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Tender touches for better audits - five recommendations

Richard James
Nov 19, 2014 5:05:00 AM

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Following new regulations and a deep desire to restore lost public faith in business, audit is making a conceptual comeback. The European Commission’s new rules on mandatory tendering for audit every ten years (along with increased scrutiny; demands for transparency in the audit process; and controls on what other work your auditor can do) make the process of choosing and contracting and auditor incredibly important.

Lots of companies are also embracing the idea of a high-value audit. Rolls-Royce, for example, commissioning KPMG to go way beyond the boilerplate audit report and describe for shareholders everything it found during its investigations. “Differentiation” is the name of the game.

The problem is that many audit committees will have never conducted an audit tender (the average tenure for FTSE 100 audit firm is around 50 years) – or done so merely to decide which firm’s logo appears on a boilerplate “opinion” in the annual report.

Best practices guide for Audit Tendering

So conforming to the new rules, finding firms capable to matching their desire to be open (or not) and getting the value and service that meets their needs could be tricky.

Proxima has worked on quite a few audit tenders recently. And by applying our expertise in thinking laterally and strategically about procurement, we have come up with: 

Five key recommendations for getting the most from your audit tender process

Buying statutory audit is not like buying stationery, engineered products or cleaning services. There isn’t a fixed specification of requirements against which you can objectively assess the quality of the output and reverse engineer the price.

So what needs to go on your blank sheet of paper?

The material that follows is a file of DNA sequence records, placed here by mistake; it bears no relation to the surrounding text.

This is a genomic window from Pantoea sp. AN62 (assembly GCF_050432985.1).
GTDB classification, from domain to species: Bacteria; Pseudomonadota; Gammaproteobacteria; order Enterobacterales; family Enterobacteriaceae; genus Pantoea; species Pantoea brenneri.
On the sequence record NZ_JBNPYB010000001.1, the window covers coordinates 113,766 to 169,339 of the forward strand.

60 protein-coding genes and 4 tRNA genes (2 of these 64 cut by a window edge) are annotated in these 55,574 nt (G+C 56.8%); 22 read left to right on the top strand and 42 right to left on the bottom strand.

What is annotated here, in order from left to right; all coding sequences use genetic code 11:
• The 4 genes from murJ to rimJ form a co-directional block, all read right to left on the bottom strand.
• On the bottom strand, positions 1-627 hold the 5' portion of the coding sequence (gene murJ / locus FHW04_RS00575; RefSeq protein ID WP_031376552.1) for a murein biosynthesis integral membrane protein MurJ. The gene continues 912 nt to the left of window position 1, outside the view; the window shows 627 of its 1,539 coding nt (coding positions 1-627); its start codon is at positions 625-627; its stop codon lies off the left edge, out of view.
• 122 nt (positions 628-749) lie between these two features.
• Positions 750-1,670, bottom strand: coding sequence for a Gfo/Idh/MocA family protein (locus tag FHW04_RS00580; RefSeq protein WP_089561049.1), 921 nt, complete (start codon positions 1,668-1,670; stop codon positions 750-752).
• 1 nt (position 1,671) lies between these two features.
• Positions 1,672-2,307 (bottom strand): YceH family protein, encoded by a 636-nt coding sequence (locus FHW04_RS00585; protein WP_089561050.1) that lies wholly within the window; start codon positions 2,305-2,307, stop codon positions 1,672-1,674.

1. Describe what you really want. It’s unlikely to be the lowest cost. So what about relationship management? Approach to applying technology? Cultural alignment (which could cover anything from sector specialism or appreciation of how intangible assets are valued to knowledge of complex securities)? And while you’re at it, consider how you’re going to judge the providers’ responses and presentations

  2. What’s your big picture here? Which firms are you already using for consulting or outsourcing work? Which firms outside the Big Four are hungry for your audit – and are they capable of handling your needs?

  3. What’s your pitch? It’s not just about producing a factual annual report: you’ll want the best team for your business, deploying the right level of resources and providing practical support as well as counting the beans. You want folks who are excited (in audit!) to be working with you

  4. Take your time. Preparing well in advance for a tender – both with internal stakeholders and bidders – will pay dividends. But don’t waste time. Securing the audit firm’s “A team” and maximising the benefits of a differentiated audit are easier if you steal a march on the crowd and make yourself easy to work with

  5. Remember that this firm will see everything once appointed. So the tender process might as well be transparent. If there are issues, air them (under non-disclosure agreements, of course). The days of auditors turning a blind eye are over. The relationship is going to get richer. And that demands a better and more considered tender process.

These five recommendations for purchasing audit services are taken from our latest UK Audit Services whitepaper - which can be downloaded by clicking here.

If you have any thoughts or comments, please add them below.

Proxima Group

Proxima Best Practices Guide to Audit

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